Service Providers: Companies such as consulting firms, technology services, and international event planning qualify.
Tourism and Hospitality: Businesses that facilitate tourism and hospitality activities between the treaty country and the US, such as travel agencies or hotels.

International Franchises: A franchise with a substantial trade relationship between the treaty country and the US is eligible.

Manufacturing Companies: Manufacturers engaging in substantial trade between the US and the treaty country qualify. This includes companies that import raw materials for manufacturing in the US or export finished products.

Transportation and Shipping: Companies involved in shipping and transportation of goods between the treaty country and the US are eligible.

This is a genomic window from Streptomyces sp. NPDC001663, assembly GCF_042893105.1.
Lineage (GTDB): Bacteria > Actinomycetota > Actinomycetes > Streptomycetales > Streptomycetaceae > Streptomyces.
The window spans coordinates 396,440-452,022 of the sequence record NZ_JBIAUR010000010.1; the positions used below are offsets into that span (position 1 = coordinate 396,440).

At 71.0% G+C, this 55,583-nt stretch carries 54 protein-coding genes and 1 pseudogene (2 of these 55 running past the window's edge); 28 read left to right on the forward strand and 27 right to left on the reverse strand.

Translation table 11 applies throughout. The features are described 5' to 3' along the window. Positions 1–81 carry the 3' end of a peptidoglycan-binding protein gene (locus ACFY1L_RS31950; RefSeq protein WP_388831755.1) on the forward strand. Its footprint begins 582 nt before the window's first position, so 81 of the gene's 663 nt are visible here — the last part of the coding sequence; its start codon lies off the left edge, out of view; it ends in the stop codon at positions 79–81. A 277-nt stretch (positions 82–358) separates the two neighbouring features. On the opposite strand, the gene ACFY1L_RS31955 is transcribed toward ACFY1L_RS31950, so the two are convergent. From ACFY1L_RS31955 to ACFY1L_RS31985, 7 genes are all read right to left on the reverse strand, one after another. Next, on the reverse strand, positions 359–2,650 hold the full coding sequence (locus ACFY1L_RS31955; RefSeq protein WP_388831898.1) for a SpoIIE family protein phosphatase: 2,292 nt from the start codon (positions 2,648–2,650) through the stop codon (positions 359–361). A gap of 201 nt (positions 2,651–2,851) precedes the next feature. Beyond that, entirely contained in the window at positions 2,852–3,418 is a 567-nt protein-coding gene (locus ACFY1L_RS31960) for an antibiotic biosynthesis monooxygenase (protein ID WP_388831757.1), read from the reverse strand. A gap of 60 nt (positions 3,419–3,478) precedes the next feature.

Cultural Exchange Programs: Some educational and cultural exchange programs that involve significant international activities qualify.

WHAT ARE THE REQUIRMENTS FOR A E1 OR E2 VISA?

What are the requirements for an E-1 visa?

Nationality: The applicant must be a national of a country that has an eligible treaty with the United States.

Substantial Trade: Both the foreign company and the US company must have substantial, continuous trading.

Trade is Principal Activity: The trade must be the principal activity of the US business in which the applicant is investing or is employed.

Substantial Investment: There must be a substantial investment of the applicant’s own capital in the US business or, alternatively, the applicant must be an essential employee with specific qualifications that are necessary for the efficient operation of the trade.